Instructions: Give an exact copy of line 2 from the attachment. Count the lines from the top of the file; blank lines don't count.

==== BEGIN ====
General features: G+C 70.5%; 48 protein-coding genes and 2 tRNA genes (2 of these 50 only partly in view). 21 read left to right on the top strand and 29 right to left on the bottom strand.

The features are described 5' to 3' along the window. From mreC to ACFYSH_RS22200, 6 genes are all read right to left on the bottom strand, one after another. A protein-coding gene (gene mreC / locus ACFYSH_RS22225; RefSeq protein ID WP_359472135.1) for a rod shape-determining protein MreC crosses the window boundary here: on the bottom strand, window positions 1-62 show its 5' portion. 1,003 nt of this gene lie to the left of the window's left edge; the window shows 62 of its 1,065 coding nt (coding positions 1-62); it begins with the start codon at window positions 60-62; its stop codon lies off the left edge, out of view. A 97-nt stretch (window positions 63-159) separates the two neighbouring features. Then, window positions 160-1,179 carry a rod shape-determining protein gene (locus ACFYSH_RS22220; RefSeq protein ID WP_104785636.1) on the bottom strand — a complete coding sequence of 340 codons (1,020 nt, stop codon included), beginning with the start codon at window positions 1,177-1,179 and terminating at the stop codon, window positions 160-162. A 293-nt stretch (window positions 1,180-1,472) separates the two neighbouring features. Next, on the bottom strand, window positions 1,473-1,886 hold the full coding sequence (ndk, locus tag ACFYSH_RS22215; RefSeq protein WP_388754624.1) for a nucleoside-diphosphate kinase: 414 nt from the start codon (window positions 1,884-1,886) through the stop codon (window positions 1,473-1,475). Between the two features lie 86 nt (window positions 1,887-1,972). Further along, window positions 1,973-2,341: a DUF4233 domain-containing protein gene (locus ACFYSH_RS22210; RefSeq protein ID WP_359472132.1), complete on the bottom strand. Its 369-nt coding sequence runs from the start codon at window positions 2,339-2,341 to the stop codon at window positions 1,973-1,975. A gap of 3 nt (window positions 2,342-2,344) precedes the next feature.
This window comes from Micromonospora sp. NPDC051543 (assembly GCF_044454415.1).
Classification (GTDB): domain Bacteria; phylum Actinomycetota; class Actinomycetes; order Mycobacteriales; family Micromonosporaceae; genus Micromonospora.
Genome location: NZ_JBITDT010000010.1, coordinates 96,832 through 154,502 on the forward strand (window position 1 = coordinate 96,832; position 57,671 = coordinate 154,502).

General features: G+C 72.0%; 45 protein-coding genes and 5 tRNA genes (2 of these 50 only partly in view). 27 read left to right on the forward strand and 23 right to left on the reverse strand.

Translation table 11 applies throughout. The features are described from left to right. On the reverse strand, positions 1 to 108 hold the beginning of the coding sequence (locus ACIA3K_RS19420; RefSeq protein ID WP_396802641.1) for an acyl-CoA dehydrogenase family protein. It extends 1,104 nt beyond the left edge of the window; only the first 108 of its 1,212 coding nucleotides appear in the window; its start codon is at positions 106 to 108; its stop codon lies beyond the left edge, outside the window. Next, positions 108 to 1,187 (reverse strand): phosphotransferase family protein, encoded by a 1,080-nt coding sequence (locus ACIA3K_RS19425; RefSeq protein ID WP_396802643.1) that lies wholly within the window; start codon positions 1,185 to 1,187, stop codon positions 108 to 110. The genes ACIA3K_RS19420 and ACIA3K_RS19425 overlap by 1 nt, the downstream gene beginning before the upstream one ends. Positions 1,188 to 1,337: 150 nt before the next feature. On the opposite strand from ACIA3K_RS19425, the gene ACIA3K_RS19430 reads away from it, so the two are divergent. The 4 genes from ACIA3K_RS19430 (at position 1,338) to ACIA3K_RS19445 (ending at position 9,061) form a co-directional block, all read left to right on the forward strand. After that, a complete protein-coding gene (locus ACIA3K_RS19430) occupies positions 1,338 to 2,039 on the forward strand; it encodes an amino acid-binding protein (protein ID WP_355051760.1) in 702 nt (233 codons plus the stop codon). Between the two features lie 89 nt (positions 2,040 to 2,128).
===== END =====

The features are described 5' to 3' along the window. From mreC to ACFYSH_RS22200, 6 genes are all read right to left on the bottom strand, one after another. A protein-coding gene (gene mreC / locus ACFYSH_RS22225; RefSeq protein ID WP_359472135.1) for a rod shape-determining protein MreC crosses the window boundary here: on the bottom strand, window positions 1-62 show its 5' portion. 1,003 nt of this gene lie to the left of the window's left edge; the window shows 62 of its 1,065 coding nt (coding positions 1-62); it begins with the start codon at window positions 60-62; its stop codon lies off the left edge, out of view. A 97-nt stretch (window positions 63-159) separates the two neighbouring features. Then, window positions 160-1,179 carry a rod shape-determining protein gene (locus ACFYSH_RS22220; RefSeq protein ID WP_104785636.1) on the bottom strand — a complete coding sequence of 340 codons (1,020 nt, stop codon included), beginning with the start codon at window positions 1,177-1,179 and terminating at the stop codon, window positions 160-162. A 293-nt stretch (window positions 1,180-1,472) separates the two neighbouring features. Next, on the bottom strand, window positions 1,473-1,886 hold the full coding sequence (ndk, locus tag ACFYSH_RS22215; RefSeq protein WP_388754624.1) for a nucleoside-diphosphate kinase: 414 nt from the start codon (window positions 1,884-1,886) through the stop codon (window positions 1,473-1,475). Between the two features lie 86 nt (window positions 1,887-1,972). Further along, window positions 1,973-2,341: a DUF4233 domain-containing protein gene (locus ACFYSH_RS22210; RefSeq protein ID WP_359472132.1), complete on the bottom strand. Its 369-nt coding sequence runs from the start codon at window positions 2,339-2,341 to the stop codon at window positions 1,973-1,975. A gap of 3 nt (window positions 2,342-2,344) precedes the next feature.